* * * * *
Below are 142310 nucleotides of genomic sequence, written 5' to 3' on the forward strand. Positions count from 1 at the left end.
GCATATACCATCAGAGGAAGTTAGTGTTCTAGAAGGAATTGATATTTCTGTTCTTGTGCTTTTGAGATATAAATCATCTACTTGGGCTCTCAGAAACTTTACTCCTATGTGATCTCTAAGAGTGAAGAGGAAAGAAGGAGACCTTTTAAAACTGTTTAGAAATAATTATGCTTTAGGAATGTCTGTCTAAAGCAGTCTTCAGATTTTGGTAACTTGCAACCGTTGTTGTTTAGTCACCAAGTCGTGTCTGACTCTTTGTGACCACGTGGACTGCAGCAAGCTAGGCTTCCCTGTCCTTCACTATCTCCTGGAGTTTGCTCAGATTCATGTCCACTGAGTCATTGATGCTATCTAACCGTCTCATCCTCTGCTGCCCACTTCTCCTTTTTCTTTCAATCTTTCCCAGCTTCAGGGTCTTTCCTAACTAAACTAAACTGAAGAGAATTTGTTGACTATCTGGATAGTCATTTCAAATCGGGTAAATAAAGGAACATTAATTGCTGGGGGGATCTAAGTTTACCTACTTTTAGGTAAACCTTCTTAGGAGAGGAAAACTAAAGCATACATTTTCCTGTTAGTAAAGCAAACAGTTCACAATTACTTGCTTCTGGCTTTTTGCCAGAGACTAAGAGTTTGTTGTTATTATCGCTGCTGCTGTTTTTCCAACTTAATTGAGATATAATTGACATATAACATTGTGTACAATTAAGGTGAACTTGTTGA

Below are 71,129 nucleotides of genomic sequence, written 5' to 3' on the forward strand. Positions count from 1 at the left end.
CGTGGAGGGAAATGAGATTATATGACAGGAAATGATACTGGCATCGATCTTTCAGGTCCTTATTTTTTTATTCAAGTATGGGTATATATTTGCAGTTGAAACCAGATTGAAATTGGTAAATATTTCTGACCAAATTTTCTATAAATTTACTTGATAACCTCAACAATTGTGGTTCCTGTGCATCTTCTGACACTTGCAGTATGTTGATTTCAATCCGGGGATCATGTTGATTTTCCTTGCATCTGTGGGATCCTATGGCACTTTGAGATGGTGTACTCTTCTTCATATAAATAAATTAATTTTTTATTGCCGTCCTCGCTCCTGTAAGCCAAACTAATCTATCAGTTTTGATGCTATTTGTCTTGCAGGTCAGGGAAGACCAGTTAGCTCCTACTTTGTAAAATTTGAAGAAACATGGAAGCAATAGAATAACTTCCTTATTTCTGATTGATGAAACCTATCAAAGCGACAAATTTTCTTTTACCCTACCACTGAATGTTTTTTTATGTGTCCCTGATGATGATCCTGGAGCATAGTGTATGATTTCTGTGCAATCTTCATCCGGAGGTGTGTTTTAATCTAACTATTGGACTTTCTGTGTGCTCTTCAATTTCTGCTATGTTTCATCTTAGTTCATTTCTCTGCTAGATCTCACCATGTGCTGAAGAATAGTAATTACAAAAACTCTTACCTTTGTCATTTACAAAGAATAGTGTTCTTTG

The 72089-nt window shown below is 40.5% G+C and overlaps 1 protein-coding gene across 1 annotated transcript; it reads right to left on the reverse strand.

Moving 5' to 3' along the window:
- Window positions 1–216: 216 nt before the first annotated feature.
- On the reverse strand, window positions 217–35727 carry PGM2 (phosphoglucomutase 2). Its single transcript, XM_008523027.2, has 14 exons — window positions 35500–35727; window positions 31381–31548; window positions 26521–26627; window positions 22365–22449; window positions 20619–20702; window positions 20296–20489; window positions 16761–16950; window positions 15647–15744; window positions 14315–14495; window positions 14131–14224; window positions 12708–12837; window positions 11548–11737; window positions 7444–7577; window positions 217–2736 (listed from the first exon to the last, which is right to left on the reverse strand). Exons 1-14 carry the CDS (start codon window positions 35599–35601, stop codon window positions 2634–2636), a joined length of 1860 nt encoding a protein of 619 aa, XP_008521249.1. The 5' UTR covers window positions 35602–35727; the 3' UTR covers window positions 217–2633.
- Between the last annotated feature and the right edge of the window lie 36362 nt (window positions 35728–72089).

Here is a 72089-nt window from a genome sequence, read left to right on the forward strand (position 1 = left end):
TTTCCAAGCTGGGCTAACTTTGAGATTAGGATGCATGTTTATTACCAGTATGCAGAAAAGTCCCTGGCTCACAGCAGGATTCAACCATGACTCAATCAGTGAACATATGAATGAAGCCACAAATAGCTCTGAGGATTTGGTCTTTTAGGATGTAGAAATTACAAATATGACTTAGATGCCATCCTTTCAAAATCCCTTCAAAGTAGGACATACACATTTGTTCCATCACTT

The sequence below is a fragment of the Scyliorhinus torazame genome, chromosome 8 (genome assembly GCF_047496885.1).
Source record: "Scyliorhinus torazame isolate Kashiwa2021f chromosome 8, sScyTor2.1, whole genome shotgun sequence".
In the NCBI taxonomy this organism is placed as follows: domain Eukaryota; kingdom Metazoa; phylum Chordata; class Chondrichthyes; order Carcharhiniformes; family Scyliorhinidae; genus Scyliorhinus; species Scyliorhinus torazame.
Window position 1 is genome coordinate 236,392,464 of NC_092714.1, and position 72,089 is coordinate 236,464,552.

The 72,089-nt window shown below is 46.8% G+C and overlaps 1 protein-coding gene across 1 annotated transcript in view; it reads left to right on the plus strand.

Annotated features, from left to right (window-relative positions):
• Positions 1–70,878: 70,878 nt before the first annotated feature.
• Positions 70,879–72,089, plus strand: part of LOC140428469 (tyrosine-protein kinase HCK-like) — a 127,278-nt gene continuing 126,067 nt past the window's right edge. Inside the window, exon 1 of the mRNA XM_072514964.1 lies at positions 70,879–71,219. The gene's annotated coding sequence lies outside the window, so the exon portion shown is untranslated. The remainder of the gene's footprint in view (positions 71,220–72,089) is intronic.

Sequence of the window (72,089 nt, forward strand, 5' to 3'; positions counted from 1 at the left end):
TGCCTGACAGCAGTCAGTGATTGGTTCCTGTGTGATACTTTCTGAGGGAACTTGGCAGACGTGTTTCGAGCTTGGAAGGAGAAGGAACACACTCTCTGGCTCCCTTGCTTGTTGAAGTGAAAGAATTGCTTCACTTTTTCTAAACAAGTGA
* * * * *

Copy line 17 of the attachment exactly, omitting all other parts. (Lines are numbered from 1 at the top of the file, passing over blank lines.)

Annotated features, from left to right (window-relative positions):